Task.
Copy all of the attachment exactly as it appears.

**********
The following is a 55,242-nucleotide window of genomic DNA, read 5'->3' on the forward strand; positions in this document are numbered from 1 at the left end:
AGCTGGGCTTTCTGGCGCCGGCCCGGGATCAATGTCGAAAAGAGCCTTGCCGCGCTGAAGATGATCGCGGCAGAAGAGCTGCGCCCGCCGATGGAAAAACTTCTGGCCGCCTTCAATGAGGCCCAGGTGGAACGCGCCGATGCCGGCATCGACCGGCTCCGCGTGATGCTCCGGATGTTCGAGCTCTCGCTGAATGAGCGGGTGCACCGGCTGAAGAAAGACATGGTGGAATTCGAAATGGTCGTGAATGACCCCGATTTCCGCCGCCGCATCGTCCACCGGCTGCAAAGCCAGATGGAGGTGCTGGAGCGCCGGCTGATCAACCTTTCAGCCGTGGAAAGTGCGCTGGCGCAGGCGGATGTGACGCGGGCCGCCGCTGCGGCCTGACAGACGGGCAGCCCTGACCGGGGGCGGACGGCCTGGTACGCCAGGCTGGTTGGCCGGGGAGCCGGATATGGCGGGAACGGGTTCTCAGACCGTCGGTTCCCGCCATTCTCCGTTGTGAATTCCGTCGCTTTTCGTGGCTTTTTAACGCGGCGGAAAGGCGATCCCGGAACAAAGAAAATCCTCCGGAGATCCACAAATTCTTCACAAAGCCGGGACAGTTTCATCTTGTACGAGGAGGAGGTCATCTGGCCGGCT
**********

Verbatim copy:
The following is a 55,242-nucleotide window of genomic DNA, read 5'->3' on the forward strand; positions in this document are numbered from 1 at the left end:
AGCTGGGCTTTCTGGCGCCGGCCCGGGATCAATGTCGAAAAGAGCCTTGCCGCGCTGAAGATGATCGCGGCAGAAGAGCTGCGCCCGCCGATGGAAAAACTTCTGGCCGCCTTCAATGAGGCCCAGGTGGAACGCGCCGATGCCGGCATCGACCGGCTCCGCGTGATGCTCCGGATGTTCGAGCTCTCGCTGAATGAGCGGGTGCACCGGCTGAAGAAAGACATGGTGGAATTCGAAATGGTCGTGAATGACCCCGATTTCCGCCGCCGCATCGTCCACCGGCTGCAAAGCCAGATGGAGGTGCTGGAGCGCCGGCTGATCAACCTTTCAGCCGTGGAAAGTGCGCTGGCGCAGGCGGATGTGACGCGGGCCGCCGCTGCGGCCTGACAGACGGGCAGCCCTGACCGGGGGCGGACGGCCTGGTACGCCAGGCTGGTTGGCCGGGGAGCCGGATATGGCGGGAACGGGTTCTCAGACCGTCGGTTCCCGCCATTCTCCGTTGTGAATTCCGTCGCTTTTCGTGGCTTTTTAACGCGGCGGAAAGGCGATCCCGGAACAAAGAAAATCCTCCGGAGATCCACAAATTCTTCACAAAGCCGGGACAGTTTCATCTTGTACGAGGAGGAGGTCATCTGGCCGGCT